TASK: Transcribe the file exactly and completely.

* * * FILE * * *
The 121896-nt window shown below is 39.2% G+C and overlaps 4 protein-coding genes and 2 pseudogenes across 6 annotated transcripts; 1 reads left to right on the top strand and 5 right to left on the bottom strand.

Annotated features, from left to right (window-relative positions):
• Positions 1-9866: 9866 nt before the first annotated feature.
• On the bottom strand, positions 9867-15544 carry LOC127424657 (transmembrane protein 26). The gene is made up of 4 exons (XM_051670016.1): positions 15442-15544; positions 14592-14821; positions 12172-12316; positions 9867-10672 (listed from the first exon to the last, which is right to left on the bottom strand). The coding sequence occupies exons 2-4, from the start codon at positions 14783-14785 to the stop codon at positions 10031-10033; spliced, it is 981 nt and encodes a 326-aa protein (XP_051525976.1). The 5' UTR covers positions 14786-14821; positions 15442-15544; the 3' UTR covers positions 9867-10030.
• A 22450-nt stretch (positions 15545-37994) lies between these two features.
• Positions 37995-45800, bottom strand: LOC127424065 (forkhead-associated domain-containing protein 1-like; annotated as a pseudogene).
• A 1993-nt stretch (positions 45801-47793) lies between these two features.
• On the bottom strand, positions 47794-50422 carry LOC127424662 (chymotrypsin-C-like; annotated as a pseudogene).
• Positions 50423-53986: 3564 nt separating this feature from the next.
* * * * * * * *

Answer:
The 121896-nt window shown below is 39.2% G+C and overlaps 4 protein-coding genes and 2 pseudogenes across 6 annotated transcripts; 1 reads left to right on the top strand and 5 right to left on the bottom strand.

Annotated features, from left to right (window-relative positions):
• Positions 1-9866: 9866 nt before the first annotated feature.
• On the bottom strand, positions 9867-15544 carry LOC127424657 (transmembrane protein 26). The gene is made up of 4 exons (XM_051670016.1): positions 15442-15544; positions 14592-14821; positions 12172-12316; positions 9867-10672 (listed from the first exon to the last, which is right to left on the bottom strand). The coding sequence occupies exons 2-4, from the start codon at positions 14783-14785 to the stop codon at positions 10031-10033; spliced, it is 981 nt and encodes a 326-aa protein (XP_051525976.1). The 5' UTR covers positions 14786-14821; positions 15442-15544; the 3' UTR covers positions 9867-10030.
• A 22450-nt stretch (positions 15545-37994) lies between these two features.
• Positions 37995-45800, bottom strand: LOC127424065 (forkhead-associated domain-containing protein 1-like; annotated as a pseudogene).
• A 1993-nt stretch (positions 45801-47793) lies between these two features.
• On the bottom strand, positions 47794-50422 carry LOC127424662 (chymotrypsin-C-like; annotated as a pseudogene).
• Positions 50423-53986: 3564 nt separating this feature from the next.